Family and many of Yuan's friends were unable to understand why she would give up a stable career to travel and write, but He Yuan, her friend of more than a decade, was supportive.
"She has always been willing to take risky challenges," he says. "When we went to Macao to bungee jump, some friends didn't dare try. She tried it once, thought it wasn't exciting enough, and then tried again."
He describes her as being like a cloud completely unpredictable and floating everywhere. Yuan likes the description and says anywhere could be perfect.
The India trip solidified Yuan's desire to travel and write, and last summer she began her second adventure, this time across Kenya. For over three months she explored the country and worked as a volunteer in the Kibera slums. Now she plans to publish a book on the experience called Kenya, Tamu Sana (which means 'Kenya is very sweet' in Swahili)
"I didn't feel sweet in Kenya at first, but after experiencing all the sourness and bitterness and then looking back, I just find everything sweet," she says.
Her favorite part of the country was the less developed northern areas where tribal culture remains strong. With few roads or tourists in the region, her means of travel was hitching a ride with missionaries.
"To me this culture was from another planet," she says. "We saw local warriors decorated with chicken feathers and sleeping in straw huts. The region is a desert and every family raises their own animals."
Working for a month as a volunteer in the Kibera area of Nairobi, the world's second largest slum, she encountered quite a different situation. Her job there was to help with documentary interviews as part of a project set up by US film director Nathan Collett, which aimed to cultivate potential actors, following the shooting of his movie Kibera Kid.
The reaction of local people to the work was not as Yuan had imagined.
"They don't count on anyone to change their lives," she says. "I think Kenyan people have spirit and strive hard without any let up, which wasn't what I expected."
Yuan recalls staying at a friend's house in Nairobi when there was a transportation strike. A friend left the house and returned with a corncob, which was broken into four pieces for the people in the house. One person ate just half of his piece and when Yuan asked why, he explained that he was saving the other part for another friend who may not have had money to buy food that day.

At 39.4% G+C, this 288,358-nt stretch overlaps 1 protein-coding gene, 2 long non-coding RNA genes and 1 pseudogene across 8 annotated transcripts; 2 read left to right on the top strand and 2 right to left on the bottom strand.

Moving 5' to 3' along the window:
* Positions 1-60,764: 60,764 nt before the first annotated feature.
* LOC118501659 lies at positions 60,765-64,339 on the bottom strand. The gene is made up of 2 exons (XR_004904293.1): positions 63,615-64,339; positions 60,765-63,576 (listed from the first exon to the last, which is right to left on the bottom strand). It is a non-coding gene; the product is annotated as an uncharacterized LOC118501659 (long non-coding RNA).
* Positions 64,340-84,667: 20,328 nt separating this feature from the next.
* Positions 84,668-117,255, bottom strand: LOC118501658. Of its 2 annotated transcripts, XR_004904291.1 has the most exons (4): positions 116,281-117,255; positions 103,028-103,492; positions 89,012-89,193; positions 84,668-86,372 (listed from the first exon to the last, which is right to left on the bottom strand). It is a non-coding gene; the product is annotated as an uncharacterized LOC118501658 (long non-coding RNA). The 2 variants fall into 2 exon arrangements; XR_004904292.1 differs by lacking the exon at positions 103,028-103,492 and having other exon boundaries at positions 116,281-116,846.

"While they cannot even eat enough themselves, they still save food for other people, which touched me greatly," Yuan says.
People travel for different reasons: some to see grand architecture, others to experience nature and some to try new food. But for Yuan, the main purpose of travel is to meet people.
"Although there was a lot of beautiful scenery to see, the thing that left the most lasting impression on me was things that happened and talking to people on my way from destination A to B," she says.
She says most Indian people she met focused on spirituality more than her Chinese contemporaries, but the Kenyans she met were more similar to the Chinese in their want for material wealth. In her books she aims to enlighten readers about people, rather than places.
"We may have a stereotype about a country, and people there may see us in a certain way," she says. "I want people to learn more about culture and people than scenery."
While she prepares to launch her new book, Yuan is also working on the translation of The White Masai, an autobiographical novel by German writer Corinne Hofmann.
(China Daily 04/05/2013 page5)